Which you didn't record. So we have only your post-event recollections.

Sorry, not science. Propaganda.
Are we there yet?

  • Pingu
Re: Economics of "Saving Agriculture" (Thereby Saving the World)
Reply #31686
Ok. How about just explaining how to spot propaganda. Are there any tell tale signs that you're experiencing propaganda? Easy ways to recognize it?
I'll give you an example related to the topic of this thread. Commercial grain and dairy goats.  Almost everyone I know who owns Dairy goats says that you have to give them grain to keep them healthy. Propaganda? Or truth? How do we tell? By observation, just as you stated. Well guess what my observations have been over the past two years? They have been that this idea about Dairy goats and Grains is a myth. Propaganda. And it makes sense because grain is something you have to BUY which of course makes it in the interest of the people who sell it to promote the myth. See how that works?
I'm not really sure you've isolated the only important factor through that sort of logic. I mean, milk production is one of those pretty observable sorts of things. BTW, are your milk goats the type where the tips of their tails is bald(ish)?
I didn't say I have isolated the only important factor. I said that I've determined the "dairy goats need grain" schtick to be a myth. And I did so by observation, which includes observation of milk output.

What observations would have been evidence, in your view, that dairy goats do need grain (or at least more protein than you are giving them)?
I have a Darwin-debased mind.

  • RAFH
  • Have a life, already.
Re: Economics of "Saving Agriculture" (Thereby Saving the World)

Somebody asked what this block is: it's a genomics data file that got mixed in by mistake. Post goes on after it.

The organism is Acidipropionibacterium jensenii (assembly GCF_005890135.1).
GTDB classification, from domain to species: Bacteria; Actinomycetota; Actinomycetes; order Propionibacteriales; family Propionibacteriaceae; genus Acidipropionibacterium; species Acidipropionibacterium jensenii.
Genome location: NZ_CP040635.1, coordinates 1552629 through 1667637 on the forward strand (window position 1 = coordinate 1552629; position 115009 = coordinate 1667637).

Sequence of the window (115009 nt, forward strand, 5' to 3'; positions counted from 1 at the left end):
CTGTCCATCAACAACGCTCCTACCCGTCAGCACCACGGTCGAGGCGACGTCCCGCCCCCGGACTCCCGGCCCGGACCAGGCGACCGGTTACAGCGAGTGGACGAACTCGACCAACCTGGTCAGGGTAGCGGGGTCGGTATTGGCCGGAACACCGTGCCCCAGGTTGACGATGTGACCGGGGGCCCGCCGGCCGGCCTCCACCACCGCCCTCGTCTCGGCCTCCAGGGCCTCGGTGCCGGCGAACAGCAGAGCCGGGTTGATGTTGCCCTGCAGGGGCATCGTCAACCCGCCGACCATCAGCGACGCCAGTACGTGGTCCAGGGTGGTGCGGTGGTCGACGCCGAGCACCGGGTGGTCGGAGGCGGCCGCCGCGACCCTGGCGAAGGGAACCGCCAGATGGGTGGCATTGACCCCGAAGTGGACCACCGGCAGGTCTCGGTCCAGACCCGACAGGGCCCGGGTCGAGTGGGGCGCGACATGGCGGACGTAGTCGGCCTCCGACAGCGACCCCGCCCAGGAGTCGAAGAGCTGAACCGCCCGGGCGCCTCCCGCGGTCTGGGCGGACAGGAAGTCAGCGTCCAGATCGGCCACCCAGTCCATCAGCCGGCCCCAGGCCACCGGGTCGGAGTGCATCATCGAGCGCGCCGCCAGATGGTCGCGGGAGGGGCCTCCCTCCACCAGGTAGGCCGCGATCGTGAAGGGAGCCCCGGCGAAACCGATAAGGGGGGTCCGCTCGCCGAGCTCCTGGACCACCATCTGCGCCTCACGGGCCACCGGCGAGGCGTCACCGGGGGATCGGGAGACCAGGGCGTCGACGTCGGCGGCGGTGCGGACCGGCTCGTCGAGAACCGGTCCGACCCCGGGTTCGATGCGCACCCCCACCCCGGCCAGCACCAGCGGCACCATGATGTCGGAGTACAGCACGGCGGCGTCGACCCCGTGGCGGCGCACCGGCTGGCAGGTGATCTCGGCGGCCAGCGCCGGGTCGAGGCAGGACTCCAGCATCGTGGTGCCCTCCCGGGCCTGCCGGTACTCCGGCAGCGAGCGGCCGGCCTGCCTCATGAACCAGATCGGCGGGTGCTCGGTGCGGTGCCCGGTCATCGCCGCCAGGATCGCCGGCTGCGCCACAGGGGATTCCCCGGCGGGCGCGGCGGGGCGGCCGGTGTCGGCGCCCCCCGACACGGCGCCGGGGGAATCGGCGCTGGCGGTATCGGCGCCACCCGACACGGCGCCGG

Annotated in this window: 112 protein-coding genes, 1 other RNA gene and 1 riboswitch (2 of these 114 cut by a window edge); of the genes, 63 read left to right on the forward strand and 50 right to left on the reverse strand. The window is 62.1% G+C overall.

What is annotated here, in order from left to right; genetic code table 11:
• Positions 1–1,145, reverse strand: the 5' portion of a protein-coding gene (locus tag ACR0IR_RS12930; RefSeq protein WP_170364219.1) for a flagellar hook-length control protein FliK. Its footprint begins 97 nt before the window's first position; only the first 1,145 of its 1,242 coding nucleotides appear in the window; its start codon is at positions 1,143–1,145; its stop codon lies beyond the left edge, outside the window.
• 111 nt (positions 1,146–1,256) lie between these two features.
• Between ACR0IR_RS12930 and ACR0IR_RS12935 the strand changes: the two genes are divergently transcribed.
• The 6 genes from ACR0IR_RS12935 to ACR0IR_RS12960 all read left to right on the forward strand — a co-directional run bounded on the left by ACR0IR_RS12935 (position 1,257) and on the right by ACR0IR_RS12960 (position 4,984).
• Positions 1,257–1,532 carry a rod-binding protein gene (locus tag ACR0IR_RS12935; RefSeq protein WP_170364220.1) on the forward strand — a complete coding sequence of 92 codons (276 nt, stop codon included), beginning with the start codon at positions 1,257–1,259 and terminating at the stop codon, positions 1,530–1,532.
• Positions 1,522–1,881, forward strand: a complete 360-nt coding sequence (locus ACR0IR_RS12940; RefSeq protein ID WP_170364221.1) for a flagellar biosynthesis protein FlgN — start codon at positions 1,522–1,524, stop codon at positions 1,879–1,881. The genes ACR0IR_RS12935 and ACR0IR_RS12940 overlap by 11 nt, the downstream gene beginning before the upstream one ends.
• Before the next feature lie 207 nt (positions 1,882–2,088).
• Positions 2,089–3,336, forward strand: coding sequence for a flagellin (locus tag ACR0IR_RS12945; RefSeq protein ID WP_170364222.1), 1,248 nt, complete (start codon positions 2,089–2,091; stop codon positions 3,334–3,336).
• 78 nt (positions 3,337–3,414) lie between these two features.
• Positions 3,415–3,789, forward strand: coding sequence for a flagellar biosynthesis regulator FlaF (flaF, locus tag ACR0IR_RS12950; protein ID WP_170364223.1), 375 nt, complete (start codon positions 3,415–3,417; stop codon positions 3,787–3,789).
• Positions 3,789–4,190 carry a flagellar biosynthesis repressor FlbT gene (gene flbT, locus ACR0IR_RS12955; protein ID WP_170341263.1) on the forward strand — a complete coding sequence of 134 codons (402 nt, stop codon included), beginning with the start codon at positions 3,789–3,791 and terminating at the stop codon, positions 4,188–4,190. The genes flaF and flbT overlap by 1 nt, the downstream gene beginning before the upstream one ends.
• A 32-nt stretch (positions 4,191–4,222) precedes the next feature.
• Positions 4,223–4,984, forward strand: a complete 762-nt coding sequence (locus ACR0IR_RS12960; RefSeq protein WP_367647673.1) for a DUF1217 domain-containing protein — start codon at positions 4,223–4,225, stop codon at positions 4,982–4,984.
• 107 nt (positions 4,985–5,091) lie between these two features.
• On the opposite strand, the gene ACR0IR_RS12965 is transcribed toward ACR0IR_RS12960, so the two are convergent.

Reply #31687
I see. It's also totally fine to have your chimney exit inside your attic.

When your attic is open on both ends it's probably fine.
No.

Your argument is similar to stating that since fires are relatively rare, it's OK to block some of the exits. Because fires are relatively rare and if everyone cooperates the other exits will be sufficient.

How about when you're the last in line?
Are we there yet?

  • RAFH
  • Have a life, already.
Re: Economics of "Saving Agriculture" (Thereby Saving the World)
Reply #31688
The energy required to make Dave look stupid is small enough to require MIT level of expertise to measure.
No energy at all is required, it's spontaneous. Self-energizing.
Are we there yet?

  • borealis
  • Administrator
Re: Economics of "Saving Agriculture" (Thereby Saving the World)
Reply #31689
Here's another one related to this thread... A couple years ago borealis said something to the effect that my straw floor was dangerous and that it would catch on fire if hot coals fell on it. I suspected that this was just propaganda motivated by the fact that Borealis doesn't like me so she tries to make me look stupid. But how do I tell for sure if it's propaganda or not? Again... As you have stated... By observation. Well what's the best way to observe in this case? Well by pouring live coals directly onto the straw floor, that's how. And guess what happened? Virtually nothing. The floor did not catch on fire. So Borealis statement was pure propaganda, nothing more. Proven so by observation.
I see. It's also totally fine to have your chimney exit inside your attic.
Certainly, if you want to be a martyr. And that's a major aspect of Bluffy's victimhood.